Best Safety Features For Your Car

December 29th, 2015 by

It’s something you do almost without thinking about it: you get in your car, you shut the door and reach for your safety belt. Of all the habits we form throughout our lives, this is certainly one of the best ones. We would never advise someone to NOT wear their seat belt, but this wasn’t always the case. My mother fondly remembers, as she laughs in disbelief, car rides with her 6 siblings and no one was belted in because there simply were no seat belts.

Luckily, as time progresses so do standards and policies and this is no longer an issue. Today, safety features are a big feature to look for and possess. Customers and sales staff at Kings Automall know this all too well. Everyone is interested in having the safest car for their family, but the bottom line is all families have different needs and not all vehicles come with the same safety features. This is why doing your research is so important.

Let’s take a look at some of the top safety feature of today while looking for your next vehicle. Whether it’s your teenager’s first car, your commuter car or your family vehicle, safety measures need to exist no matter the make or model.

IIHS

Every year, the IIHS or Insurance Institute for Highway Safety, collects data on the highway crashes and accidents to find out as much about safety precaution and accident prevention, as possible. Given there are so many factors that determine the causes of crashes and accidents, all are taken into serious consideration: road conditions, weather, sobriety, age and, of course, vehicle. After studying the results of these accidents, the IIHS then releases the information to consumers about which vehicles were the safest and which were not.

It goes without saying that the drivers and passengers in the vehicles with the most safety features were more likely to walk away from the accidents. Sadly, some didn’t. For this reason, it is wise to never overlook the importance of safety features existence in you or your loved one’s vehicle. This is a list of the top safety features to look for in your next vehicle.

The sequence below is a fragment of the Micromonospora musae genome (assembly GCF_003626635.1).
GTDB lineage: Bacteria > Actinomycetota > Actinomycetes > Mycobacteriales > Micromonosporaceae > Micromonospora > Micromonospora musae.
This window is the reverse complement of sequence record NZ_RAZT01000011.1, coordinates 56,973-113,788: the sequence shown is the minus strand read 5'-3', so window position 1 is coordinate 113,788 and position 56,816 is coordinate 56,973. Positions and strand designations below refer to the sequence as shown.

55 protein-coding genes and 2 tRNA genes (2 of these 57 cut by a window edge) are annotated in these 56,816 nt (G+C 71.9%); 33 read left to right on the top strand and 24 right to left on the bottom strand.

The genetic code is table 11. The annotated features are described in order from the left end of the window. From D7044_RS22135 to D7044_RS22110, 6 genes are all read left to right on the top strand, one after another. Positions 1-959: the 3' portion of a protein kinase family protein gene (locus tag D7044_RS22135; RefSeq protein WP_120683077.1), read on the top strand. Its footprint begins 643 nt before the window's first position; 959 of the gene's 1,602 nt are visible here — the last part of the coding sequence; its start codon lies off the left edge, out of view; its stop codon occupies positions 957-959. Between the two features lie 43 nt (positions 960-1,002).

Seatbelts

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I know this is a “gimmie” as seatbelts are government standard equipment, but there’s still so many people who don’t wear them. Stop being dumb. Wear it.

Safety-belt Features

See above. Good, now that you know you should wear it, here’s why: it keeps your body from propelling violently forward or sideways out of the vehicle. It is undoubtedly the single most important piece of safety equipment in your car. EMT’s hate to arrive at a scene and see your body strewn about. Be polite and wear it.

There are enhanced safety-belt features that provide still better safety. LATCH, or Lower Anchors and Tethers for Children, are a required safety-belt feature to make child-seat installation easier and more secure. Note: It is always wise to make sure any child-seat installations can be easily and securely buckled in before purchasing a vehicle.

Seatbelt resistance, while sometimes annoying is there to take the slack during a frontal impact. Also, should your airbag deploy, it will aid in positioning your body to absorb the impact from the airbag rather than your dashboard or windshield.

Newer to the safety-belt features are inflatable safety belts and upper anchors, which I would have appreciated as a child. Inflatable safety belts on rear seats reduce the force of the belts against the bodies of children, elderly, anyone rear seated passenger. The force is spread out over a larger area preventing any damage to bodies. Adjustable upper anchors are specific for bodies that may not fit the “normal” adult stature. The anchors adjust to keep the belt positioned across the chest on any size person, ensuring their safety isn’t compromised by their size.